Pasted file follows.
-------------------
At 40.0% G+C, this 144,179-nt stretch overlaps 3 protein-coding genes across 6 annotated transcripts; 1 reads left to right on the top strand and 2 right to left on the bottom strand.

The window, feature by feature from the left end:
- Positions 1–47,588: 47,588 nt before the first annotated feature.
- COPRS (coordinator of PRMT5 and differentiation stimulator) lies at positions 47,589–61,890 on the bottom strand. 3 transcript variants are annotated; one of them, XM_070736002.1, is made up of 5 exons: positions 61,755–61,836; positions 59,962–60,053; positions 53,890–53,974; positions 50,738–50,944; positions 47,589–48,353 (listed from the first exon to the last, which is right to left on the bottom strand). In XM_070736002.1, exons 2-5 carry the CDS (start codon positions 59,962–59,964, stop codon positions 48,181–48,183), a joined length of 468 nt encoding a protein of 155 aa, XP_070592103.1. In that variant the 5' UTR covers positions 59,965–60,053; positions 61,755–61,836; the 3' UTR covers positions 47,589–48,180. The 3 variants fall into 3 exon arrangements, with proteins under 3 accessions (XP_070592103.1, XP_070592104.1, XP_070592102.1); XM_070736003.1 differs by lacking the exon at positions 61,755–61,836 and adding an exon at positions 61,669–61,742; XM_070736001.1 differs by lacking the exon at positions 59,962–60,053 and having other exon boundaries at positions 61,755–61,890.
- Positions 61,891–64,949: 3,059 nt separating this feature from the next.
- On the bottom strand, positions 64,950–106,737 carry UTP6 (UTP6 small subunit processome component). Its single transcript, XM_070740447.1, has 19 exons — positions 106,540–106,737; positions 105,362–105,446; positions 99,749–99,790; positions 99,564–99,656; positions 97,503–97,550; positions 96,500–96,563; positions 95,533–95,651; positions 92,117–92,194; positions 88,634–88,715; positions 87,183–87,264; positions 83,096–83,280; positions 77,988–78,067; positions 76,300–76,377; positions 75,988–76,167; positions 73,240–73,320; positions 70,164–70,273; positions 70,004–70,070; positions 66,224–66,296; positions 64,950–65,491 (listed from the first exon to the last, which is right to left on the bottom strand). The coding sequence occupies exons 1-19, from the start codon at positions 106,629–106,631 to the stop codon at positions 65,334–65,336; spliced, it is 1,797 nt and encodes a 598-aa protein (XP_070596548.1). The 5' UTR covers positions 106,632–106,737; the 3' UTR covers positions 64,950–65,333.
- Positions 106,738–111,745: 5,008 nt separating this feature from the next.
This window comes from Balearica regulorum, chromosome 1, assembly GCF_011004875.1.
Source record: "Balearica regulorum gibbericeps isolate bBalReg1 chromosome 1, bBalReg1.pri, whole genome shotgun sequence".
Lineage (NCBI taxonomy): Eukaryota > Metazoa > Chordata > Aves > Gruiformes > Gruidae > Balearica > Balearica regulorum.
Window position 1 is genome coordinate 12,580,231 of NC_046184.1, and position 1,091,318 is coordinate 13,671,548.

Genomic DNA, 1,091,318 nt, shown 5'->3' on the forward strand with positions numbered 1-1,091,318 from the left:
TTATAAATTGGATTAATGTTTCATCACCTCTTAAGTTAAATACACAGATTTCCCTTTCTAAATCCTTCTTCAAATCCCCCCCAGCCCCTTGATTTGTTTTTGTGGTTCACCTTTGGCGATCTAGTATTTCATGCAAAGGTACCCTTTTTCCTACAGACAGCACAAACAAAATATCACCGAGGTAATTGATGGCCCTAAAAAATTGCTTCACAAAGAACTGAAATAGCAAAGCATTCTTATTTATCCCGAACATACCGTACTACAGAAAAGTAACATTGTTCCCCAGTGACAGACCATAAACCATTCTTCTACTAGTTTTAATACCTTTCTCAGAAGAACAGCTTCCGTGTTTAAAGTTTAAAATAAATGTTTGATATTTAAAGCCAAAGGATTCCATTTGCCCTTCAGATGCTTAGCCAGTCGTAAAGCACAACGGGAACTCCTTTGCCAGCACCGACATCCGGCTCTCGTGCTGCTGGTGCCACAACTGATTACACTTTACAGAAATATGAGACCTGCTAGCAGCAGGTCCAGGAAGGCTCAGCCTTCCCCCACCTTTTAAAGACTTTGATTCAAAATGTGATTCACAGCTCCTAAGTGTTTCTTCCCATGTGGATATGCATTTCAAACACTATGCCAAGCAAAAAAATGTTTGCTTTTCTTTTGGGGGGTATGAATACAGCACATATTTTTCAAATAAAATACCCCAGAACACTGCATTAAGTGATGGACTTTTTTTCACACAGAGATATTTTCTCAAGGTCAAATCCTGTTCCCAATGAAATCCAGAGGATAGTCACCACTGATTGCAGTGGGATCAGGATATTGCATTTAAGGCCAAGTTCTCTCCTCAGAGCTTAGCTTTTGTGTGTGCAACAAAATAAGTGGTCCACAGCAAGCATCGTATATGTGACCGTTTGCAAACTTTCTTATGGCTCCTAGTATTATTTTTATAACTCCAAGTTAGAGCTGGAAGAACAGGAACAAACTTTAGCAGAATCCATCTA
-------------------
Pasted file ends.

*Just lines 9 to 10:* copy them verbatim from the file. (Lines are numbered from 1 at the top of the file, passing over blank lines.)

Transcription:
Source record: "Balearica regulorum gibbericeps isolate bBalReg1 chromosome 1, bBalReg1.pri, whole genome shotgun sequence".
Lineage (NCBI taxonomy): Eukaryota > Metazoa > Chordata > Aves > Gruiformes > Gruidae > Balearica > Balearica regulorum.